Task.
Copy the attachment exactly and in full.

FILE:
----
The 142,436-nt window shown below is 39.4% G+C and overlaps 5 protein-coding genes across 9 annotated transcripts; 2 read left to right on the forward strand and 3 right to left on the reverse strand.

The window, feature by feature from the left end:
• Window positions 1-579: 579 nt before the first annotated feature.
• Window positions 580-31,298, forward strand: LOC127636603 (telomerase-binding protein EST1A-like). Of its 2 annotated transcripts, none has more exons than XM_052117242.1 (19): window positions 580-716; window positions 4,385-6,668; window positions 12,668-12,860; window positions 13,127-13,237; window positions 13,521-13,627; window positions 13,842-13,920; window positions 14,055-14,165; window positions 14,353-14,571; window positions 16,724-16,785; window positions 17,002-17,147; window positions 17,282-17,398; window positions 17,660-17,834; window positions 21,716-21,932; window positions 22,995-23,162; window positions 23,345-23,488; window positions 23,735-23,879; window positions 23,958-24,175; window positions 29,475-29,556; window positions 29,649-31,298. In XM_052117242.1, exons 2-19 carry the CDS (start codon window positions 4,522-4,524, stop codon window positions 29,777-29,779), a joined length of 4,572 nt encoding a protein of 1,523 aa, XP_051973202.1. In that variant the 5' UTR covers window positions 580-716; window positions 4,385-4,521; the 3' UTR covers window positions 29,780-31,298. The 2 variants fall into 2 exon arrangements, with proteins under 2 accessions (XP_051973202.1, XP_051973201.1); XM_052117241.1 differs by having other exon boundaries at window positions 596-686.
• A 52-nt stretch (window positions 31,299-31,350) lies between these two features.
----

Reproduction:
The 142,436-nt window shown below is 39.4% G+C and overlaps 5 protein-coding genes across 9 annotated transcripts; 2 read left to right on the forward strand and 3 right to left on the reverse strand.

The window, feature by feature from the left end:
• Window positions 1-579: 579 nt before the first annotated feature.
• Window positions 580-31,298, forward strand: LOC127636603 (telomerase-binding protein EST1A-like). Of its 2 annotated transcripts, none has more exons than XM_052117242.1 (19): window positions 580-716; window positions 4,385-6,668; window positions 12,668-12,860; window positions 13,127-13,237; window positions 13,521-13,627; window positions 13,842-13,920; window positions 14,055-14,165; window positions 14,353-14,571; window positions 16,724-16,785; window positions 17,002-17,147; window positions 17,282-17,398; window positions 17,660-17,834; window positions 21,716-21,932; window positions 22,995-23,162; window positions 23,345-23,488; window positions 23,735-23,879; window positions 23,958-24,175; window positions 29,475-29,556; window positions 29,649-31,298. In XM_052117242.1, exons 2-19 carry the CDS (start codon window positions 4,522-4,524, stop codon window positions 29,777-29,779), a joined length of 4,572 nt encoding a protein of 1,523 aa, XP_051973202.1. In that variant the 5' UTR covers window positions 580-716; window positions 4,385-4,521; the 3' UTR covers window positions 29,780-31,298. The 2 variants fall into 2 exon arrangements, with proteins under 2 accessions (XP_051973202.1, XP_051973201.1); XM_052117241.1 differs by having other exon boundaries at window positions 596-686.
• A 52-nt stretch (window positions 31,299-31,350) lies between these two features.